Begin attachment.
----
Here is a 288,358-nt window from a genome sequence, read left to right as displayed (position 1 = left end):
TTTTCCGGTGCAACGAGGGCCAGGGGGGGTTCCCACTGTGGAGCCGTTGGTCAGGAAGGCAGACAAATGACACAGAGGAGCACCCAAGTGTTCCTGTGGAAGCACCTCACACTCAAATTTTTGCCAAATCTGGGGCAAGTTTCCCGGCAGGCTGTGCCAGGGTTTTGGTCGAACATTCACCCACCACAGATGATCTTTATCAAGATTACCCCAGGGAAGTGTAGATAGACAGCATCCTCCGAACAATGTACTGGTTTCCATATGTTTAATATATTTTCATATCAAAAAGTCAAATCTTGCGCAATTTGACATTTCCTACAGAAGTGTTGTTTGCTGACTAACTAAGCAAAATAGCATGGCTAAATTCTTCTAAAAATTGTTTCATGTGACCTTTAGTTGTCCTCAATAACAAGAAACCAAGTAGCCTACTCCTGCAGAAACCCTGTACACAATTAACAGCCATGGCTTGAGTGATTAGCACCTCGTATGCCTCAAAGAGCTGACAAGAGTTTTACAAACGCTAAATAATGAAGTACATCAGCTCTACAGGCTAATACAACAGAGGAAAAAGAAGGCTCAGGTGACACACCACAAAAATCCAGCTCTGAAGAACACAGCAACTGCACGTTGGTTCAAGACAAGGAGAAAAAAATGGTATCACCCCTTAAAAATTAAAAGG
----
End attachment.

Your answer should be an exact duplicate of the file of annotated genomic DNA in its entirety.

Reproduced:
Here is a 288,358-nt window from a genome sequence, read left to right as displayed (position 1 = left end):
TTTTCCGGTGCAACGAGGGCCAGGGGGGGTTCCCACTGTGGAGCCGTTGGTCAGGAAGGCAGACAAATGACACAGAGGAGCACCCAAGTGTTCCTGTGGAAGCACCTCACACTCAAATTTTTGCCAAATCTGGGGCAAGTTTCCCGGCAGGCTGTGCCAGGGTTTTGGTCGAACATTCACCCACCACAGATGATCTTTATCAAGATTACCCCAGGGAAGTGTAGATAGACAGCATCCTCCGAACAATGTACTGGTTTCCATATGTTTAATATATTTTCATATCAAAAAGTCAAATCTTGCGCAATTTGACATTTCCTACAGAAGTGTTGTTTGCTGACTAACTAAGCAAAATAGCATGGCTAAATTCTTCTAAAAATTGTTTCATGTGACCTTTAGTTGTCCTCAATAACAAGAAACCAAGTAGCCTACTCCTGCAGAAACCCTGTACACAATTAACAGCCATGGCTTGAGTGATTAGCACCTCGTATGCCTCAAAGAGCTGACAAGAGTTTTACAAACGCTAAATAATGAAGTACATCAGCTCTACAGGCTAATACAACAGAGGAAAAAGAAGGCTCAGGTGACACACCACAAAAATCCAGCTCTGAAGAACACAGCAACTGCACGTTGGTTCAAGACAAGGAGAAAAAAATGGTATCACCCCTTAAAAATTAAAAGG